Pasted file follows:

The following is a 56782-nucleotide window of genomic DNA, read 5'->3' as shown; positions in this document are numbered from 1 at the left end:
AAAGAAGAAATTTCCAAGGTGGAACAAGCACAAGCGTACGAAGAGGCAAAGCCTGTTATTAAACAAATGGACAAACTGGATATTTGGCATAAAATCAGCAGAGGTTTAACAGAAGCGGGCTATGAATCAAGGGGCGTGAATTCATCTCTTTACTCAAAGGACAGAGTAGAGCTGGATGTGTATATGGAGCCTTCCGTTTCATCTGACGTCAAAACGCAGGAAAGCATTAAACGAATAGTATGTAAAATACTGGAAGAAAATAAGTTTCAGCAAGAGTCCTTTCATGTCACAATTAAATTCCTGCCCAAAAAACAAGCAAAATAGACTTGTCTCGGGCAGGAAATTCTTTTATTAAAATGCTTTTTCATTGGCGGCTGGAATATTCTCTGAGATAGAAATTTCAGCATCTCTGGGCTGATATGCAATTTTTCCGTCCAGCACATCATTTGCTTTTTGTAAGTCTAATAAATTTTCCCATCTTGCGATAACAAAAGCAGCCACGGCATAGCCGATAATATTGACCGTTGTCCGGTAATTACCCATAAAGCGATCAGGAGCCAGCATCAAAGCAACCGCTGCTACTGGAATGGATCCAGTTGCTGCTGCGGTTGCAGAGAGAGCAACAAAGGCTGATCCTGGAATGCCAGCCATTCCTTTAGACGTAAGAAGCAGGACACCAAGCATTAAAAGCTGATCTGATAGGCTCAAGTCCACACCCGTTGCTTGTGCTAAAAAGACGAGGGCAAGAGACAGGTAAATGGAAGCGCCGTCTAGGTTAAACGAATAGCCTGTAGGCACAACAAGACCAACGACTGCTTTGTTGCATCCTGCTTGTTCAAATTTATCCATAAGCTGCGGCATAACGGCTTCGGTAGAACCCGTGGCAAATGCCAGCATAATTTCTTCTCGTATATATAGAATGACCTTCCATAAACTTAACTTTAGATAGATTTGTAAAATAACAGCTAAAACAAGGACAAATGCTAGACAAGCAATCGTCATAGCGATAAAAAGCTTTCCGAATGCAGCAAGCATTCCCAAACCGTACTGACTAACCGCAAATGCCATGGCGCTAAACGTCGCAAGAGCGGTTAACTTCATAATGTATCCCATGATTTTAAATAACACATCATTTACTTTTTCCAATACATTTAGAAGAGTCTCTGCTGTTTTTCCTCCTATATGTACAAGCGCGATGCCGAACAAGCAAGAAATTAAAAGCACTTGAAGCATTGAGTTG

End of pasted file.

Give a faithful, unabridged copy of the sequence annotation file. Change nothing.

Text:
The following is a 56782-nucleotide window of genomic DNA, read 5'->3' as shown; positions in this document are numbered from 1 at the left end:
AAAGAAGAAATTTCCAAGGTGGAACAAGCACAAGCGTACGAAGAGGCAAAGCCTGTTATTAAACAAATGGACAAACTGGATATTTGGCATAAAATCAGCAGAGGTTTAACAGAAGCGGGCTATGAATCAAGGGGCGTGAATTCATCTCTTTACTCAAAGGACAGAGTAGAGCTGGATGTGTATATGGAGCCTTCCGTTTCATCTGACGTCAAAACGCAGGAAAGCATTAAACGAATAGTATGTAAAATACTGGAAGAAAATAAGTTTCAGCAAGAGTCCTTTCATGTCACAATTAAATTCCTGCCCAAAAAACAAGCAAAATAGACTTGTCTCGGGCAGGAAATTCTTTTATTAAAATGCTTTTTCATTGGCGGCTGGAATATTCTCTGAGATAGAAATTTCAGCATCTCTGGGCTGATATGCAATTTTTCCGTCCAGCACATCATTTGCTTTTTGTAAGTCTAATAAATTTTCCCATCTTGCGATAACAAAAGCAGCCACGGCATAGCCGATAATATTGACCGTTGTCCGGTAATTACCCATAAAGCGATCAGGAGCCAGCATCAAAGCAACCGCTGCTACTGGAATGGATCCAGTTGCTGCTGCGGTTGCAGAGAGAGCAACAAAGGCTGATCCTGGAATGCCAGCCATTCCTTTAGACGTAAGAAGCAGGACACCAAGCATTAAAAGCTGATCTGATAGGCTCAAGTCCACACCCGTTGCTTGTGCTAAAAAGACGAGGGCAAGAGACAGGTAAATGGAAGCGCCGTCTAGGTTAAACGAATAGCCTGTAGGCACAACAAGACCAACGACTGCTTTGTTGCATCCTGCTTGTTCAAATTTATCCATAAGCTGCGGCATAACGGCTTCGGTAGAACCCGTGGCAAATGCCAGCATAATTTCTTCTCGTATATATAGAATGACCTTCCATAAACTTAACTTTAGATAGATTTGTAAAATAACAGCTAAAACAAGGACAAATGCTAGACAAGCAATCGTCATAGCGATAAAAAGCTTTCCGAATGCAGCAAGCATTCCCAAACCGTACTGACTAACCGCAAATGCCATGGCGCTAAACGTCGCAAGAGCGGTTAACTTCATAATGTATCCCATGATTTTAAATAACACATCATTTACTTTTTCCAATACATTTAGAAGAGTCTCTGCTGTTTTTCCTCCTATATGTACAAGCGCGATGCCGAACAAGCAAGAAATTAAAAGCACTTGAAGCATTGAGTTG